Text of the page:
Additional Book Information

Series: New York Review Comics
ISBN: 9781681374437
Pages: 240
Publication Date: January 28, 2020

The Man Without Talent

by Yoshiharu Tsuge, translated from the Japanese and with an essay by Ryan Holmberg

$22.95

Paperback

"Tsuge's work represents a groundbreaking apotheosis of comics fiction at its most humane, literary, and poetic. I am thrilled that it is finally reaching the Western audience which has longed to read it for so many decades." —Chris Ware

Yoshiharu Tsuge is one of the most celebrated and influential comics artists, but his work has been almost entirely unavailable to English-speaking audiences. The Man Without Talent, his first book to be translated into English, is an unforgiving self-portrait of frustration. Swearing off cartooning as a profession, Tsuge takes on a series of unconventional jobs—used-camera salesman, ferryman, stone collector—hoping to find success among the hucksters, speculators, and deadbeats he does business with.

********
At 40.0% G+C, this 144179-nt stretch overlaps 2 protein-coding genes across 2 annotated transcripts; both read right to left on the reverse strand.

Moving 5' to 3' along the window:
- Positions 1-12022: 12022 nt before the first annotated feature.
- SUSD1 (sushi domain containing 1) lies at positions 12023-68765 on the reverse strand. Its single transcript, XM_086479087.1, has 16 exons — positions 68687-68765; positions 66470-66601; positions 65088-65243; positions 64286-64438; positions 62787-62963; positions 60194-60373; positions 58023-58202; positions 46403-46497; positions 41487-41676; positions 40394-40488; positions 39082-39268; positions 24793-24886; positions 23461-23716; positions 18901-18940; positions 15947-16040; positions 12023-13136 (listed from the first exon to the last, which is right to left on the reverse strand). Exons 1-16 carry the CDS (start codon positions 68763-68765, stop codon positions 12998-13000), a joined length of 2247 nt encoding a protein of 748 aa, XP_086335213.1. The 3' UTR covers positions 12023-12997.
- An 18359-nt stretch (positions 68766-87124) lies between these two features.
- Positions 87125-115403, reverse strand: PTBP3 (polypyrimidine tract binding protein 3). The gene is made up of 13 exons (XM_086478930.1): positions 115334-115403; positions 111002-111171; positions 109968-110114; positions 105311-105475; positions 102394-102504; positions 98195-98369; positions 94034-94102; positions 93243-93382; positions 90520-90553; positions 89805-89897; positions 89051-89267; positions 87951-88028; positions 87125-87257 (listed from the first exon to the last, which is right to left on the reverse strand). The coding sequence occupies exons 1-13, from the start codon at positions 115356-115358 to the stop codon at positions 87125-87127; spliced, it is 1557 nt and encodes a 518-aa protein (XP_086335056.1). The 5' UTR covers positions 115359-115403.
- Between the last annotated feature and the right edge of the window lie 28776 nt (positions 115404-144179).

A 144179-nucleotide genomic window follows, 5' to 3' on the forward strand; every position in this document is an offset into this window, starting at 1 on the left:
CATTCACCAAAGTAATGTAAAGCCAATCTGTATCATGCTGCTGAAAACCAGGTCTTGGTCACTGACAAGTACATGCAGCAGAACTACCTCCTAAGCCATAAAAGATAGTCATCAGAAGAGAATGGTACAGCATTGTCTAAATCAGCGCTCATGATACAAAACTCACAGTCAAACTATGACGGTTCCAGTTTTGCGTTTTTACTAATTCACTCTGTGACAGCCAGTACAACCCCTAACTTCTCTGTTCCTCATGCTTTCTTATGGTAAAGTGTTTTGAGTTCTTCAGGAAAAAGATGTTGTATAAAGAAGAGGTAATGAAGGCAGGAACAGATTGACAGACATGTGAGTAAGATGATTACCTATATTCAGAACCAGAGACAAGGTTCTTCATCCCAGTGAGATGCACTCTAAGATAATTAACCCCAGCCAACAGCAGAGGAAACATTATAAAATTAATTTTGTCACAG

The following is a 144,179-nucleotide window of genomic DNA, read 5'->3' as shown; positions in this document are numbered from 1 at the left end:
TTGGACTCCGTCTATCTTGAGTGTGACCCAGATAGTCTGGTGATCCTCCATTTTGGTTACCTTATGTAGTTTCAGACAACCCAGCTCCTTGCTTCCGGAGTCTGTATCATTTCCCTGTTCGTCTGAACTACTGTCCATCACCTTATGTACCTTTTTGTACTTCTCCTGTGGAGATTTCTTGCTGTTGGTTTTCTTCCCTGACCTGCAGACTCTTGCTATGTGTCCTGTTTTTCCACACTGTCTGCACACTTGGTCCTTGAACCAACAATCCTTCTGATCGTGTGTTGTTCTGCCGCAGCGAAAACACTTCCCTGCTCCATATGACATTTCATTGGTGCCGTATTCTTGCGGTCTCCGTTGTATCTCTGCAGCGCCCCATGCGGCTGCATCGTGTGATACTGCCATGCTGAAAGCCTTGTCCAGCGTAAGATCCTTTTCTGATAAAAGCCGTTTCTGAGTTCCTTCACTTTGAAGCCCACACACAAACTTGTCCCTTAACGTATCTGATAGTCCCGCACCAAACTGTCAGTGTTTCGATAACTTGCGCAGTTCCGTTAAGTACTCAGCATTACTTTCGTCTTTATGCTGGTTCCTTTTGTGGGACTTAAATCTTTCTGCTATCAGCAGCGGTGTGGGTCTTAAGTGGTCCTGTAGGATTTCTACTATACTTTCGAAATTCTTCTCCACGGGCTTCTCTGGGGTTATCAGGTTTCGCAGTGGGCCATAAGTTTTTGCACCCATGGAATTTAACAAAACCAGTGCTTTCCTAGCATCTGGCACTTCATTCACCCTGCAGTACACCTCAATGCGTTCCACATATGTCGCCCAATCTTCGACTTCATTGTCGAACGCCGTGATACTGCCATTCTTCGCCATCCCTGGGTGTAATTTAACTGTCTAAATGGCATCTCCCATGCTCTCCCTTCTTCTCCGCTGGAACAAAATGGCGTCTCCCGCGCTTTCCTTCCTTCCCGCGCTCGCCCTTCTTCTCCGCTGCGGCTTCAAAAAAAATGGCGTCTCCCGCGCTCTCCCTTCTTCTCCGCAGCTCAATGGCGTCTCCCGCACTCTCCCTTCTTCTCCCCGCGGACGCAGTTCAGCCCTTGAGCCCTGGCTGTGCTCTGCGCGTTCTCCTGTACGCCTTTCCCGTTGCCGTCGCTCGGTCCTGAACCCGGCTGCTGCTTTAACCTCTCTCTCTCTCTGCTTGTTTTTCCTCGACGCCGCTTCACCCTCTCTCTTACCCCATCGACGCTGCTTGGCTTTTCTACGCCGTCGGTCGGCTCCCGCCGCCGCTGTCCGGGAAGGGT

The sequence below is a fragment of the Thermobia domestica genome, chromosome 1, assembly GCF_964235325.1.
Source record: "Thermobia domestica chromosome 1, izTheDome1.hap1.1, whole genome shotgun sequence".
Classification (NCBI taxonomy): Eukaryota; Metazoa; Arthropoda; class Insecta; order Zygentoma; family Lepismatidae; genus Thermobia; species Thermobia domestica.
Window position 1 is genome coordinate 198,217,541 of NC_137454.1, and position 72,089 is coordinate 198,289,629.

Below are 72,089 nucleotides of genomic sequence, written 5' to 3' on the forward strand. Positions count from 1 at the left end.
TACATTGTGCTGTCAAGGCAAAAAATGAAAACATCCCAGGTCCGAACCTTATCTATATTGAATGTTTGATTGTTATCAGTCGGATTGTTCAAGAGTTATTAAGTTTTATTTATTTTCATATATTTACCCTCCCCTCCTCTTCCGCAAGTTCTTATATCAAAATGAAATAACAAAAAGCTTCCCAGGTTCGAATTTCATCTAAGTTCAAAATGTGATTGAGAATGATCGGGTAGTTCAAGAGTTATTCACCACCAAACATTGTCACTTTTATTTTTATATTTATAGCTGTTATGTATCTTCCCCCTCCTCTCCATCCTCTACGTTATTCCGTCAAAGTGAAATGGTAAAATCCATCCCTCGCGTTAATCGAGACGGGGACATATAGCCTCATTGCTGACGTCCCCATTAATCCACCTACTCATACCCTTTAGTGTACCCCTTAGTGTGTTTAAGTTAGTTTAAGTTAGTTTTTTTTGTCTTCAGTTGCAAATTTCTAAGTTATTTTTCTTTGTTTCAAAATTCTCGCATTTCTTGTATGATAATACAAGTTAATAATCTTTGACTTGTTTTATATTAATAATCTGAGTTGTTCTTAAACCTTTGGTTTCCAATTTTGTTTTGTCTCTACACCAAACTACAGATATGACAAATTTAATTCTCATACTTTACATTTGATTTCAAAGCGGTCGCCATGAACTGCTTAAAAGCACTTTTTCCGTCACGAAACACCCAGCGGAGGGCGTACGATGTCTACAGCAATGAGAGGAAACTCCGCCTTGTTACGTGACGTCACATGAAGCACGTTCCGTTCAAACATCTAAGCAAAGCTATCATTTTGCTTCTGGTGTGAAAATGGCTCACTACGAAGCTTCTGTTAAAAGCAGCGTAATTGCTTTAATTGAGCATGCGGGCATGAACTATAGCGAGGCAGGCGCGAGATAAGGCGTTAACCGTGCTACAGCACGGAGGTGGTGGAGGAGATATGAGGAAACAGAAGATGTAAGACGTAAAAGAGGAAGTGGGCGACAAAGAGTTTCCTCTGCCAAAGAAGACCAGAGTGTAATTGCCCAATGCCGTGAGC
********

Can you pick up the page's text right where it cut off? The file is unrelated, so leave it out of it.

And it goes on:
Instead, he fails again and again, unable to provide for his family, earning only their contempt and his own. The result is a dryly funny look at the pitfalls of the creative life, and an off-kilter portrait of modern Japan. Accompanied by an essay from the translator Ryan Holmberg which discusses Tsuge’s importance in comics and Japanese literature, The Man Without Talent is one of the great works of comics literature.

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Praise

Tsuge’s quasi-autobiographical series of vignettes are a masterpiece of mundane struggle. . . . Every page feels lived and desperate, yet shot through with poetry.
Publishers Weekly

This fascinating collection presents a Japan of scruffy shops and quiet streets in which forgotten men tell strange stories.
—James Smart, The Guardian

[A] semi-autobiographical story that follows a former mangaka as he tries to find new, bizarre ways of providing for his family. . . . Tsuge highlights the struggle between soul-sucking, banal poverty and the desire to lead a simple, peaceful life. . . . The Man Without Talent allows the author and the reader to explore the fantasy of leading a contemplative life; but where other authors would laud such a lifestyle, Tsuge is bitterly honest about how such a lack of responsibility affects those around his protagonist while simultaneously proposing that there are too many demands in modern society.
—Morgana Santilli, Comics Beat